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Recent Articles Slamming Tesla for Battery Pack Issues

Recent Articles Slamming Tesla for Battery Pack Issues

I own Tesla stock and am a Model S reservation holder. I have noticed over the years several regular of online investment bloggers that consistently disparage Tesla as a company (e.g. Seeking Alpha, Motley Fool, Bloomberg). And more recently, (since the first deliveries of the S last week) I have seen several articles questioning "known" issues with the Tesla battery packs including implications that it will run down significantly after 100,000 miles and owners will need to spend $20,000 to buy a new battery, leading to a lower future resale value. The number of battery pack hit articles and the consistency of the language leads me to think that they might be coming from a Speaking Points memo. Any thoughts? Also what do you know about the battery pack charge issues? Has Tesla put out any official responses to these issues at all?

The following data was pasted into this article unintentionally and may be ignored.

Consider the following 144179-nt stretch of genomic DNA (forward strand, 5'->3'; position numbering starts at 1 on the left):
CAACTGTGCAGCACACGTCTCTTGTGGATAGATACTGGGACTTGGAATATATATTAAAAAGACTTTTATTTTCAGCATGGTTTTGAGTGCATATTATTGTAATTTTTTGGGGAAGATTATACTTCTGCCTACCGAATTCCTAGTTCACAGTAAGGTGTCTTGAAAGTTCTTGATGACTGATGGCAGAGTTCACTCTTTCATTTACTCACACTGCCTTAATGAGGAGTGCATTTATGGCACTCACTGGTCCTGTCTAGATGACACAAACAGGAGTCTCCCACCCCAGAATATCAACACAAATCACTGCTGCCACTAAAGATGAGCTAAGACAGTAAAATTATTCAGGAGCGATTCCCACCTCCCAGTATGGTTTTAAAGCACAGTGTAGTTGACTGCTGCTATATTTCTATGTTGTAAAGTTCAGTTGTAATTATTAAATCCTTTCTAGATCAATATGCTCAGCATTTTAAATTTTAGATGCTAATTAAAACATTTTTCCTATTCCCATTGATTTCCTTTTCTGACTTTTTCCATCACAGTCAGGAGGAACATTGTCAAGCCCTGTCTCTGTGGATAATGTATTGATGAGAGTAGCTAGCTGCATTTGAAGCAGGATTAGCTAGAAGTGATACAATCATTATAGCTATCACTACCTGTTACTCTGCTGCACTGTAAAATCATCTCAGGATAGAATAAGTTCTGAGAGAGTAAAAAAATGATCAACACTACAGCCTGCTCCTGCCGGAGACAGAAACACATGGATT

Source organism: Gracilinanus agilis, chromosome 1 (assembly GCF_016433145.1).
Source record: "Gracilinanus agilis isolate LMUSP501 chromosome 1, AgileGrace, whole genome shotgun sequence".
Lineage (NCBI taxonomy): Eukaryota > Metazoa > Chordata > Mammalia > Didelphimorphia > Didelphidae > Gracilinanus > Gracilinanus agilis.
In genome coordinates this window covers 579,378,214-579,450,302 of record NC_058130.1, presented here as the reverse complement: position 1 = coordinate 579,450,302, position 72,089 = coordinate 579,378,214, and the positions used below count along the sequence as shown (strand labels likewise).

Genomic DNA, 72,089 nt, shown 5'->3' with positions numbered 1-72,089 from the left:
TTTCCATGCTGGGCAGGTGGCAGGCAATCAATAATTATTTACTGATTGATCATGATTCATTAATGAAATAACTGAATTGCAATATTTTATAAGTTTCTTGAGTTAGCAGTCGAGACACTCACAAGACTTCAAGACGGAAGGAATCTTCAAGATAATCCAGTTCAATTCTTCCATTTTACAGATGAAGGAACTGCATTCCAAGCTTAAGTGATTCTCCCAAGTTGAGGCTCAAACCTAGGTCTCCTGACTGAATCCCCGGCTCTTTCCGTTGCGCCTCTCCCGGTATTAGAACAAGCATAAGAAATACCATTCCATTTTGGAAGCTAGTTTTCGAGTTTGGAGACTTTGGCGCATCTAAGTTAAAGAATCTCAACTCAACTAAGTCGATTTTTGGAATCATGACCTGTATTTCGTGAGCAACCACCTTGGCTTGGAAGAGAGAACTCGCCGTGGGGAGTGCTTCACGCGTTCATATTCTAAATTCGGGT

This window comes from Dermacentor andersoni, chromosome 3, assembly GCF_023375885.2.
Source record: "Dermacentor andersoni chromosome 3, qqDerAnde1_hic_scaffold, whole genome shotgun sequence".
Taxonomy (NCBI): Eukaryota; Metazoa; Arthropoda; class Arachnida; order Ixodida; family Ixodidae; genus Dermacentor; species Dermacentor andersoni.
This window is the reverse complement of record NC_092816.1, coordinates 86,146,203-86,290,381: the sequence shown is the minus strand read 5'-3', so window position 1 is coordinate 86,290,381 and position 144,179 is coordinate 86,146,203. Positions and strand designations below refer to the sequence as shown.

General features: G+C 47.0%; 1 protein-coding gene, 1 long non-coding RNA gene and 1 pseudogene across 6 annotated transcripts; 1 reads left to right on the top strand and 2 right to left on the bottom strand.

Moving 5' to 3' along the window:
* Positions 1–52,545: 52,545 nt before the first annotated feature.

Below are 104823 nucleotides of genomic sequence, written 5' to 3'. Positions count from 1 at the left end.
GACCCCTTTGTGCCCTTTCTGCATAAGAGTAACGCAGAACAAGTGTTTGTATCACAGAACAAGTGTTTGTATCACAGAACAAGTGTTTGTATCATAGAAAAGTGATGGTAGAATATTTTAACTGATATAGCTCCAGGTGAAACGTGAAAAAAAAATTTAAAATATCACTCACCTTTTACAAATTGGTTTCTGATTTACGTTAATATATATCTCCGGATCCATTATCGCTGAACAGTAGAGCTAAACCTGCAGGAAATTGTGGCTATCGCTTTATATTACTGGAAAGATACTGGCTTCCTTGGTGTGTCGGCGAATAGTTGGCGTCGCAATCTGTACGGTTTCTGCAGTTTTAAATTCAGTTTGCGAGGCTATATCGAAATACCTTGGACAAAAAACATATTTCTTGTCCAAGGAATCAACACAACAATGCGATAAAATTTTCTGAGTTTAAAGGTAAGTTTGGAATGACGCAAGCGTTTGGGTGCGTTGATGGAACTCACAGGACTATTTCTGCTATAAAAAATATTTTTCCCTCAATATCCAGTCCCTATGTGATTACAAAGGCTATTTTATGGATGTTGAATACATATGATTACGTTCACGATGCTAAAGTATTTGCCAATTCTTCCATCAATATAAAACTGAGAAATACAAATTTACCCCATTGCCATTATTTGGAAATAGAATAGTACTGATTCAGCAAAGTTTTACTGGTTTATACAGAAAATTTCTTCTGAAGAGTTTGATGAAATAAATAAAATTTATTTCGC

I know you guys are pretty connected and would love to get your thoughts.

Steve841 | 27. Juni 2012

Well I know nothing and don't claim to be any expert. But, Li Ion batteries go bad eventually. All batteries do. And, so do all combustion engines for that matter.

My hope is that an 8 year / unlimited mile warranty is good (Tesla still around and batteries actually making it that long) and there is no fine print hidden there somewhere.

Also, its my hope that Tesla will have progressed with newer battery technology and incorporate it into a replacement battery pack years down the road (pardon the pun) that offers even greater range and is reasonably priced.

Teoatawki | 27. Juni 2012

For Tesla's response, see the plug it in blog post.

As for battery life, the battery pack gradually lose capacity over time and charging cycles. You won't wake up some morning to find the battery has died. So, as long as the current capacity is sufficient for your needs, there is no reason you have to replace the battery pack.

Teoatawki | 27. Juni 2012

Loses.

Edit feature, wherefore art thou?

Sudre_ | 27. Juni 2012